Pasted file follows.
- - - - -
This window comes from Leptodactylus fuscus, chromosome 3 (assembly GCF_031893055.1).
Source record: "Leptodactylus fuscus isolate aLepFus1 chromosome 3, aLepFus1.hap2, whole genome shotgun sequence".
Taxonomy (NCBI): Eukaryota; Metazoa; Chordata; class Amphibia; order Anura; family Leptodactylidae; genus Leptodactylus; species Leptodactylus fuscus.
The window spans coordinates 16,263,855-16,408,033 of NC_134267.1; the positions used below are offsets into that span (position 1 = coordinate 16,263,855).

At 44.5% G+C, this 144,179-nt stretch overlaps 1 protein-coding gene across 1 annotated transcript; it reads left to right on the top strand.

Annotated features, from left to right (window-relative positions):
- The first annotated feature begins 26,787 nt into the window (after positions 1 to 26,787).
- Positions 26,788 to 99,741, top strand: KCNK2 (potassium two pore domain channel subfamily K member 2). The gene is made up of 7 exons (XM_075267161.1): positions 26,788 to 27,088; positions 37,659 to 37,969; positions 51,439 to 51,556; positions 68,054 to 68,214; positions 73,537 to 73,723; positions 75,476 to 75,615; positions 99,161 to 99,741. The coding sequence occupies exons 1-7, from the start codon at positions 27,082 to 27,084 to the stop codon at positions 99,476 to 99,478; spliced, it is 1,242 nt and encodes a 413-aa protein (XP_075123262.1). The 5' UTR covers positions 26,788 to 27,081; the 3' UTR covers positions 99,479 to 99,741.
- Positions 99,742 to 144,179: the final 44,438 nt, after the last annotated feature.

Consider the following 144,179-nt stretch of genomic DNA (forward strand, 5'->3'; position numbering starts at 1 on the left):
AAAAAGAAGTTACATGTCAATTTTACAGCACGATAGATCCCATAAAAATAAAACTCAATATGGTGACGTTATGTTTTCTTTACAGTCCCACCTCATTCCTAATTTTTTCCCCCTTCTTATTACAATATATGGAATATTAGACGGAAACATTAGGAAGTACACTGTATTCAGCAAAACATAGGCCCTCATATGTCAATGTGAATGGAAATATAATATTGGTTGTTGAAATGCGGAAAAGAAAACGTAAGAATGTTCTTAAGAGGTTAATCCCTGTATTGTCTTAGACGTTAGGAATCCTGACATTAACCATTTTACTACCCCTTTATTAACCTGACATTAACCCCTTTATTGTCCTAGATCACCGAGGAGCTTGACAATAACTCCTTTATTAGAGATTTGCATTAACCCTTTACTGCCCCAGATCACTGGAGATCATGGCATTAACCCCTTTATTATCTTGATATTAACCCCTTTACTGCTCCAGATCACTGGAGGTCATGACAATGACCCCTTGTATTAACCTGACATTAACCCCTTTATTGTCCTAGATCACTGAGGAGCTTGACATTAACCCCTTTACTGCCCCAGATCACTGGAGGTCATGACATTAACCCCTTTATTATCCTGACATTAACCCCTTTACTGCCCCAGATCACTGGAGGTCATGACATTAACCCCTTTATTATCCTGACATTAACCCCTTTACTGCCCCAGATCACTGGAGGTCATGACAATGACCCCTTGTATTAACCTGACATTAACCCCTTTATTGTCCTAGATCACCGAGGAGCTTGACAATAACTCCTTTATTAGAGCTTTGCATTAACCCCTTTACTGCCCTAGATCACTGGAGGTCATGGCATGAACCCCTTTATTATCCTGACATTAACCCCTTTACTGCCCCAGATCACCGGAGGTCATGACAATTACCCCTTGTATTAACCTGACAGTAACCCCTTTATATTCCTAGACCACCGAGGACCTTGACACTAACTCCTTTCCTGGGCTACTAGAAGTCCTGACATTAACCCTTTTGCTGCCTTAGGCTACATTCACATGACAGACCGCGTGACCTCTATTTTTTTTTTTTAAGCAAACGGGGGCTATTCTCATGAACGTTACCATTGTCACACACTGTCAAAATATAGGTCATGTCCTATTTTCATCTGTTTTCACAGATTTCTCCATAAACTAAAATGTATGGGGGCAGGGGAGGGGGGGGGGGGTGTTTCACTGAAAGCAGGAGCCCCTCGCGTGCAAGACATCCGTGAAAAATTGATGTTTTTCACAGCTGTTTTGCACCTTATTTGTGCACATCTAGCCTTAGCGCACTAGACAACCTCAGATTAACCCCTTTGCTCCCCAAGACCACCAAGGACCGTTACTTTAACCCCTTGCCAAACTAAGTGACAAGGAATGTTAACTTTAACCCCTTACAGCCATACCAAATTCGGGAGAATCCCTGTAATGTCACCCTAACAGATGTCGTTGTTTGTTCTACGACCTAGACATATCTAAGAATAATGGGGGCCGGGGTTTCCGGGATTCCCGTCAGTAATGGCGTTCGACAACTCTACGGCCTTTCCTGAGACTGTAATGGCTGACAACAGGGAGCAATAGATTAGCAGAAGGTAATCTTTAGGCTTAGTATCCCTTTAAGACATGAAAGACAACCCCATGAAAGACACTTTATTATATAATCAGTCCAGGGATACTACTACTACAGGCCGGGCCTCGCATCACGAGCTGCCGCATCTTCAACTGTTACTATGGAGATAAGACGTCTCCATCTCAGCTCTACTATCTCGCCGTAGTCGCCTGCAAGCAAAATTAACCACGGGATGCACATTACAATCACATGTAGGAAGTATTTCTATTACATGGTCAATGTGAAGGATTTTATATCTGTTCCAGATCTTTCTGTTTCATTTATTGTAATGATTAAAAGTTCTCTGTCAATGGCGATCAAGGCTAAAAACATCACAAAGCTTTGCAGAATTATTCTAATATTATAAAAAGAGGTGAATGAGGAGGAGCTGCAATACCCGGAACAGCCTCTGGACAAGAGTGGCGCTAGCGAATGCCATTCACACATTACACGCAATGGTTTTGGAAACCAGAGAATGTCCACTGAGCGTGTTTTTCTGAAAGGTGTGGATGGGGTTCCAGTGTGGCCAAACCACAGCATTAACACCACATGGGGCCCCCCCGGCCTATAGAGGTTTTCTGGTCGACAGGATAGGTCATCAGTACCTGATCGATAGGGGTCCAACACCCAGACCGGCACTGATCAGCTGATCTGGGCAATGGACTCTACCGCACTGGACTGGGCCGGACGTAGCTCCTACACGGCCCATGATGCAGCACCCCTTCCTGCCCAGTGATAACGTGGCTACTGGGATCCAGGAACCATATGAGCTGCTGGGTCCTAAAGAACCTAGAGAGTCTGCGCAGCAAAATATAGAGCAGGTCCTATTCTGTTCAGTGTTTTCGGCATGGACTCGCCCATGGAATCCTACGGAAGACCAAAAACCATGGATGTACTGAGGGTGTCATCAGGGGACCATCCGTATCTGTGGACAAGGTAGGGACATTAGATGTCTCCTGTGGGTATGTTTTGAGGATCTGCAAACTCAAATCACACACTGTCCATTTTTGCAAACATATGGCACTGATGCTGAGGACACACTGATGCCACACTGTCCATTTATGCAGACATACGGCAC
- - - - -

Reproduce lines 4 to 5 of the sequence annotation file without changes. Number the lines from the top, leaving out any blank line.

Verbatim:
The window spans coordinates 16,263,855-16,408,033 of NC_134267.1; the positions used below are offsets into that span (position 1 = coordinate 16,263,855).

At 44.5% G+C, this 144,179-nt stretch overlaps 1 protein-coding gene across 1 annotated transcript; it reads left to right on the top strand.